Like nearly everybody else in this benighted country, I am consumed with desire for oxtail. What on earth possessed Jack Cunningham to issue such a batty diktat? My own belief is that, as a Geordie lad, the kitchen is utterly alien territory to "Union" Jack. Since stottie cake, chips and pease-pudding have satisfied the nutritional needs of generations of north-easterners, why should the rest of us wish for anything more? This farcical ban, which has done such irretrievable damage to the Blair government, is so extreme and groundless that our old friend the conspiracy theory has inevitably bobbed into view. "This decision makes me feel anxious," frets my fellow columnist Nigella Lawson in The Times. "What is going on - and why?"

Ridiculous, of course. And, yet, there is evidence for the pernicious effect of oxtail. Sad to say, this delicious cut is a "signature dish" of the uniquely gruesome TV chef de cuisine Gary Rhodes. If his oleaginous performances are anything to go by, the consequences of long-term oxtail consumption are dire indeed. In this light, Dr Jack's interdict suddenly becomes more intelligible. Still, it would have been simpler to ban Gary Rhodes.

As I've remarked before, we should pinch the French celebration of Twelfth Night which falls on Monday. They consume a delicious cake called a galette des rois containing a small figurine. Whoever gets it in their slice is declared king or queen (according to sexual orientation) for the night. In his acclaimed book, Simple French Food, Richard Olney remarks "Nowadays the game is an excuse for friends to gather together and drink champagne. Quite distinguished company is apt to turn loud and bawdy in this joyous atmosphere."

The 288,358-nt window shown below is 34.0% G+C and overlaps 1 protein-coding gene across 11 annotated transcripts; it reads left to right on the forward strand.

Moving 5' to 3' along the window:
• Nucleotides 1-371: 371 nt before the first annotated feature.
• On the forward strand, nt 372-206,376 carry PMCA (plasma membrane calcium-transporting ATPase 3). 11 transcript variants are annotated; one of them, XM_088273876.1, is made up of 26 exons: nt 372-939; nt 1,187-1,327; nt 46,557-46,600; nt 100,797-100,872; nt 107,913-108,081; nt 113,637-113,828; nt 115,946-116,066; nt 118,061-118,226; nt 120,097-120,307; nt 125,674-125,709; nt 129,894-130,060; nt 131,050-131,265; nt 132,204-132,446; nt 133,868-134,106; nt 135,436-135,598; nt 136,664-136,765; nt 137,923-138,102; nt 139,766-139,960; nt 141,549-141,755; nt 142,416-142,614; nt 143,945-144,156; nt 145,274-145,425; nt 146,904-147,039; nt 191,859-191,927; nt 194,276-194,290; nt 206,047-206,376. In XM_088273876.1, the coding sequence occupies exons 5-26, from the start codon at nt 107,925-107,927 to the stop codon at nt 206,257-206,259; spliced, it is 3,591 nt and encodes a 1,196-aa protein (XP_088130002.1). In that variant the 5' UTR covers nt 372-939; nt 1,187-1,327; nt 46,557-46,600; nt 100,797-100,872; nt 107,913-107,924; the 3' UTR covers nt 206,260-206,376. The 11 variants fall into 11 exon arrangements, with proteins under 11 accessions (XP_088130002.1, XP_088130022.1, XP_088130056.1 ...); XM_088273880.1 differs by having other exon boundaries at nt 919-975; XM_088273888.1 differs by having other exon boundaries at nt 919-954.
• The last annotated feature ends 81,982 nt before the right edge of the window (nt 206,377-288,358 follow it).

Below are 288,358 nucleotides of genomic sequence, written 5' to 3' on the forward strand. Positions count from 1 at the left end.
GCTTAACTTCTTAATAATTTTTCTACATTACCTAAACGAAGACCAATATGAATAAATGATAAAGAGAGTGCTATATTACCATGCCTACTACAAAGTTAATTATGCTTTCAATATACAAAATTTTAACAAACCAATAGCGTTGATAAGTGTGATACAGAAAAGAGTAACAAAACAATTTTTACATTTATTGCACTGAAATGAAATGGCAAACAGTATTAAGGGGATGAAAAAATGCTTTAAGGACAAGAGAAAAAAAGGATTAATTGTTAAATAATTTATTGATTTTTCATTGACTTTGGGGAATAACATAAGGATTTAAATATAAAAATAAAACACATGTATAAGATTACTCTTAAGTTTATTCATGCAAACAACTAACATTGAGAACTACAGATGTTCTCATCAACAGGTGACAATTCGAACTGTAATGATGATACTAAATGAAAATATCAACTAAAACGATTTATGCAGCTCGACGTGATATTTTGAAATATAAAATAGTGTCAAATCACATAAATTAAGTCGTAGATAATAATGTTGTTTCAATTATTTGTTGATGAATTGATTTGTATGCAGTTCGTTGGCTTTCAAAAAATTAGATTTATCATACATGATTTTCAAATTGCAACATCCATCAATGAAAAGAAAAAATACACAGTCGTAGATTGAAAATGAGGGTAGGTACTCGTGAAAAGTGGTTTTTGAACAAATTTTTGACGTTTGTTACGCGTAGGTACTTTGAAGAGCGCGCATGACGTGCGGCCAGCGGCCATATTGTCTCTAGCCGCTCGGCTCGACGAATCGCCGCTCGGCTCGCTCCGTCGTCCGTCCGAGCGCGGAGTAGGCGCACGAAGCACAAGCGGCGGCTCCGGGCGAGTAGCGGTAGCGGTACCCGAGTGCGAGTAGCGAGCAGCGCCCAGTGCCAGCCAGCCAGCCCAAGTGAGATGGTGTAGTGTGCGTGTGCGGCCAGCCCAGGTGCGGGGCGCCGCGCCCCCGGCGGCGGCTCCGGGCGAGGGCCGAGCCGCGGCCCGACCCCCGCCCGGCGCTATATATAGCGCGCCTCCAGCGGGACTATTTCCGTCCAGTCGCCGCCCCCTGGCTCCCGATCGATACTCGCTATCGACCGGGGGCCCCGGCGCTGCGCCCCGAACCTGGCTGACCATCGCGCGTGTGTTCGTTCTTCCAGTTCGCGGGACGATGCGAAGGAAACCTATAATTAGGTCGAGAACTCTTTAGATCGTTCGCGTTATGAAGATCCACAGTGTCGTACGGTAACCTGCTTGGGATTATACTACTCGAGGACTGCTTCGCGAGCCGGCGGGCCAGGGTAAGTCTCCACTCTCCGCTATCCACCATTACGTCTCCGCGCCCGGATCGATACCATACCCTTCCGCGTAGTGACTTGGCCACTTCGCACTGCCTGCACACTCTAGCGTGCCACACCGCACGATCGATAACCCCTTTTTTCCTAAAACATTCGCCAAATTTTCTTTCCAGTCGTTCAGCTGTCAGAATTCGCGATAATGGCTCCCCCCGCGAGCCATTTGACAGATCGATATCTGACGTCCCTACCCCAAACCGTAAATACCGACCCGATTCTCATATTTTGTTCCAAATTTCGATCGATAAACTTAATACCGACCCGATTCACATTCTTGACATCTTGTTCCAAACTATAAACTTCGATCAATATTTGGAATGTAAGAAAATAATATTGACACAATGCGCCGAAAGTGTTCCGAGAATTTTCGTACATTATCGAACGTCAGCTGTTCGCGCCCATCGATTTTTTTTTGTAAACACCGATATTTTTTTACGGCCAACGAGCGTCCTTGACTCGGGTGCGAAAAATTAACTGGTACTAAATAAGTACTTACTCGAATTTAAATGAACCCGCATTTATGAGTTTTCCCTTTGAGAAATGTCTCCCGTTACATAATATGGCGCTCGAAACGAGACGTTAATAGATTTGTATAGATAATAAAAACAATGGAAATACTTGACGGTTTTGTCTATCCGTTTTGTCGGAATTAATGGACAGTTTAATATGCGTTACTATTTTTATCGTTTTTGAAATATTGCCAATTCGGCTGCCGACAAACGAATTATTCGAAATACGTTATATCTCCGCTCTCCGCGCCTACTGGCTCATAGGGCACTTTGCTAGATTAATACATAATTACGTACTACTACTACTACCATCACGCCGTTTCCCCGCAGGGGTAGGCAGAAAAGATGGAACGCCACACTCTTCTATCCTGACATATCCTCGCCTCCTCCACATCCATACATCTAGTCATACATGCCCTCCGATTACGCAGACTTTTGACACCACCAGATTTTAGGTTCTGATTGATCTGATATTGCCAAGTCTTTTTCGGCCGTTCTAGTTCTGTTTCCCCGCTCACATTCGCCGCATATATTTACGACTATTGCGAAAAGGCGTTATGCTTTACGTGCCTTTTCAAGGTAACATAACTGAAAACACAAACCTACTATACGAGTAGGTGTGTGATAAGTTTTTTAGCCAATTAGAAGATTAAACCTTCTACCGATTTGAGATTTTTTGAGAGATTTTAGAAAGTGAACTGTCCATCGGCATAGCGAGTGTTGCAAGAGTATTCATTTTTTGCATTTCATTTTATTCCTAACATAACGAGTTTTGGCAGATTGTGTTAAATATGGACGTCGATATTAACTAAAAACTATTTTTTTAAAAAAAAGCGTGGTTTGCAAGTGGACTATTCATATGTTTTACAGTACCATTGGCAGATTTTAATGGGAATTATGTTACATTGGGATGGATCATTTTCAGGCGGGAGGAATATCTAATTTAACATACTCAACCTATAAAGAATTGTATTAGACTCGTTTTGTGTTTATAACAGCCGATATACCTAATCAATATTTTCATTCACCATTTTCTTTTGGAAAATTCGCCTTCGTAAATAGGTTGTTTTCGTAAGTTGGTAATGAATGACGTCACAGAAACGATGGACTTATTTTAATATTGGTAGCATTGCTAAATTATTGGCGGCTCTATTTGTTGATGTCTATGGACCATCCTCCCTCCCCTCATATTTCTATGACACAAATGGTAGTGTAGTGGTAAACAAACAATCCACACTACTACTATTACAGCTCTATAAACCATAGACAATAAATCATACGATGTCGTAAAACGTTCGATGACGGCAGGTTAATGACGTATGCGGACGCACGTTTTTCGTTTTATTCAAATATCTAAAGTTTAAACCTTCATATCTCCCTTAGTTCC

I was interested to discover that the British also have the custom of making a Twelfth Night cake - but, to be honest, it somehow lacks the finesse of the French version. Our tradition involves baking a "cow cake" intended to keep cattle healthy (the evidence suggests that it has fallen into desuetude). It is not eaten but hung over the horns of a cow by a gang of drunken wassailers who stay in the cowshed until the cake falls off and is trampled to bits. It certainly sounds a hoot, but if you're thinking of baking a cow cake, I wouldn't let Dr Cunningham know.

A pal of mine returned with a salutory tale after popping for a pint in Penge. A canny sort of chap, he regards pounds 3 as a more-than-adequate outlay for a jacket. Yet he fell victim to a salesman for whom the word "irresistible" is an understatement. Opening his holdall, the huckster started his spiel by producing a calculator on a key-ring. "I gave it away later," my friend recalled, "but it was only a pound." Then followed a purse. "My wife will have nothing to do with it," said my chum, "but that was only a pound as well." Then followed a fancy vegetable- peeler for pounds 3. "He claimed they sold for pounds 18 on the Shopping Channel," muttered my pal. "You wouldn't like it, would you?" Finally, the salesman produced his piece de resistance, a radio which has to be tuned using a computer "mouse". "Yes, I know I only listen to Radio 4, but it was only a fiver," my crony explained, a touch testily. "No, I haven't got it to work yet." The odd thing is that everyone in the pub bought the same four items. Resistance is useless. If you encounter the bloke, give him pounds 10 immediately and save yourself the trouble of getting rid of the tat.